- Ablaze! by Colleen Swaim – This is the first of TWO books by someone I know personally on this list (the other is directly below). I teach with Colleen (she’s one of the greatest teachers I know) at Bishop O’Connell, and when I became chairman of the religion department, with her joining the department at the same time, I decided I needed to get to know her a little better. So I read one of her books. She wrote this book and it’s companion, Radiate, years before she came to O’Connell. Both of the books contain short biographies of saintly teens written for teens. I must admit, I learned a lot from the book.
- The Demon Maelstrom by Nicholas Mason – My wife and I read this together. I’m friends with the author from our time at Christendom College. This is the second book in his Subversion Trilogy, which is set in a dystopian future Washington DC area. Filled with crisp action scenes and thought-provoking dialogue, the story rushes towards a dramatic conclusion that sets the stage for the final installment. Central to the drama of this series is the dignity of the human person; outside of our heroine and the rebels she fights with against the corrupt central government, the whole society, in true “theology of the body” fashion, disregards human dignity on a societal and personal level. It is a dark precognition, one that feels more likely each day.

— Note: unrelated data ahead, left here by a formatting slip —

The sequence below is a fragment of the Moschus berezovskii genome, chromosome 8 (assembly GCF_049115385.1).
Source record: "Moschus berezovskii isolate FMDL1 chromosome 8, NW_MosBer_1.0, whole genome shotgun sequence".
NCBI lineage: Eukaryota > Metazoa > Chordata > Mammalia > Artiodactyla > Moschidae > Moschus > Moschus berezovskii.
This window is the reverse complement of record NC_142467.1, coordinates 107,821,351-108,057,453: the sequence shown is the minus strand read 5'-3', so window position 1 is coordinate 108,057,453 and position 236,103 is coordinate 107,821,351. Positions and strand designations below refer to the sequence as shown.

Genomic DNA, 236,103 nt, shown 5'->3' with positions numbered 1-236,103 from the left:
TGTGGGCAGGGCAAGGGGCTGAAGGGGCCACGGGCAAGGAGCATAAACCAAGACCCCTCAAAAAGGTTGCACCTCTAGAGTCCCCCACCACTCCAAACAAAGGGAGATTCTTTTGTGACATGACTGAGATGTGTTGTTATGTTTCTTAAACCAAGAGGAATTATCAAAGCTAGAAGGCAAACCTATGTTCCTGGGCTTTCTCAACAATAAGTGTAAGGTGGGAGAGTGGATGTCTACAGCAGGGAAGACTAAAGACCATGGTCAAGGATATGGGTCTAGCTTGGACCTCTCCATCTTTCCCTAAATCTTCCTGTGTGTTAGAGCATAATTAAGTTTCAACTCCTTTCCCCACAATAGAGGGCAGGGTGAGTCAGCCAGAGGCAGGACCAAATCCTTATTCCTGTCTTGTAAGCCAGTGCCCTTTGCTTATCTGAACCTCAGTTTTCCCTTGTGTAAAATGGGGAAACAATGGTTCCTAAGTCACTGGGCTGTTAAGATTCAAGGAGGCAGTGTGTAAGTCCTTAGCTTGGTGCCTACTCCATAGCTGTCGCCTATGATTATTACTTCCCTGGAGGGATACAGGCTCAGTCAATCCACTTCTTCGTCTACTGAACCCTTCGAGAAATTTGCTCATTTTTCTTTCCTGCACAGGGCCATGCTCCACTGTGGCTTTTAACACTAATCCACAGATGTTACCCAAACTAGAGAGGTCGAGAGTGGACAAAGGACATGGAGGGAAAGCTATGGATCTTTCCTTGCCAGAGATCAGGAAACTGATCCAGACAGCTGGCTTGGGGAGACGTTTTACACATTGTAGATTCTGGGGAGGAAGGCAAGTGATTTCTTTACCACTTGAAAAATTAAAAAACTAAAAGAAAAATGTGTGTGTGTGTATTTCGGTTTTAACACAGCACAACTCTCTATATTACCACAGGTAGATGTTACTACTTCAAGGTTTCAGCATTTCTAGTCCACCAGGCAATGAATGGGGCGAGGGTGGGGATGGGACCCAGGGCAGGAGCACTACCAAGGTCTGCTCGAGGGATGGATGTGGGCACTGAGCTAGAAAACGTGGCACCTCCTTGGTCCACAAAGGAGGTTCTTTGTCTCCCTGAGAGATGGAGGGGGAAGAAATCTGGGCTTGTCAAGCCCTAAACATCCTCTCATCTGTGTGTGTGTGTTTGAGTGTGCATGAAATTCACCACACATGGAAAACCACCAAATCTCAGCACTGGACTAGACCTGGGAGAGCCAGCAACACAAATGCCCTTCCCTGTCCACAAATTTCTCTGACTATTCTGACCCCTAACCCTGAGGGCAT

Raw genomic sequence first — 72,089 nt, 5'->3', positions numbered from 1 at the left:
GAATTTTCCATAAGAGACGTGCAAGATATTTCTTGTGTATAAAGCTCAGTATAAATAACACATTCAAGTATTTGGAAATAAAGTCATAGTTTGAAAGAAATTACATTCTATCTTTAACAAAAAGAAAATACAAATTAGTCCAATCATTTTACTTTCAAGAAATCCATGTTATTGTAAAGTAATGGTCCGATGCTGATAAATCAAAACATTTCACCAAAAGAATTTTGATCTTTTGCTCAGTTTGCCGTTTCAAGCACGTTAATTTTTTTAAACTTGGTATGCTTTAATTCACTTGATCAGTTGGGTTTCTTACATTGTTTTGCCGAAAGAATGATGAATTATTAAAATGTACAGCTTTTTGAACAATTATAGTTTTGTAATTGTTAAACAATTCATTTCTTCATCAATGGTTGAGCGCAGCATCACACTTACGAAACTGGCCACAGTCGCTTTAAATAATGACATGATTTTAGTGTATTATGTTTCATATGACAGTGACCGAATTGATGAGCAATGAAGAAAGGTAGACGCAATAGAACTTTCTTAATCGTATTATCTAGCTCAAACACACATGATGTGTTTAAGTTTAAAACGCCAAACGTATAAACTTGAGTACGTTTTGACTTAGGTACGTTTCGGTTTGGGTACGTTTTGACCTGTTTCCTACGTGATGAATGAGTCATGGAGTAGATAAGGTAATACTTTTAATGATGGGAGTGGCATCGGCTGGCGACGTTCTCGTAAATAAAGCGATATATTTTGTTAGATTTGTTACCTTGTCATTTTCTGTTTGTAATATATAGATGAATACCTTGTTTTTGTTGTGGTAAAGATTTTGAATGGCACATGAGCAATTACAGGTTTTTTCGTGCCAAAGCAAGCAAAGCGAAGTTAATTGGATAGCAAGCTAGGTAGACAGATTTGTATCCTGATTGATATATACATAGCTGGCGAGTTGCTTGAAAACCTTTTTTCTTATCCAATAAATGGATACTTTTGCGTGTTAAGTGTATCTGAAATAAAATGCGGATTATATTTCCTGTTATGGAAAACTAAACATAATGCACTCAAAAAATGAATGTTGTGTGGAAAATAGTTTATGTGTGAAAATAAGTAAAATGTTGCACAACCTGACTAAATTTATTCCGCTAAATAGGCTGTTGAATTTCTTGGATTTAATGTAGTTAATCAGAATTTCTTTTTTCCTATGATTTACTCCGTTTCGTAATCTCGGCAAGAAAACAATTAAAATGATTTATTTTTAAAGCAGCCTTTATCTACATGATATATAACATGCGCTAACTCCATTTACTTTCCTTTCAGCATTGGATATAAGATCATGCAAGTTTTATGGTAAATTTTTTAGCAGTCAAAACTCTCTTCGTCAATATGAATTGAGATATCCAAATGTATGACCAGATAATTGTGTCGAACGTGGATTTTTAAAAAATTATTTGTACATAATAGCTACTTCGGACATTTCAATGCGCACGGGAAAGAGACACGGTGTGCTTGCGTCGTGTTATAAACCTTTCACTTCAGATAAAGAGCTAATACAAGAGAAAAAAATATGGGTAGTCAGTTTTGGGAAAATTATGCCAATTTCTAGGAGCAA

So, that’s what kept me so busy during 2017. Altogether, I began and finished 24 new-to-me books.
This year, I plan to do something different. In my living room, my wife and I have a bookshelf; friends and professors of ours wrote the books that inhabit the first two shelves. Many of them I’ve read at some point, but a substantial number remain unread at the dawn of 2018. Therefore, my reading goal this year is to read ALL of the books by people I know that I have not yet read by the start of the year. As of now, there are a little more than a dozen books on the list.
I’m off to a good start too! As of this posting, I’ve finished SIX new-to-me books, including three from this list of books by people that I know.
Want to know what I thought of them?
You’ll have to read my post on them next year.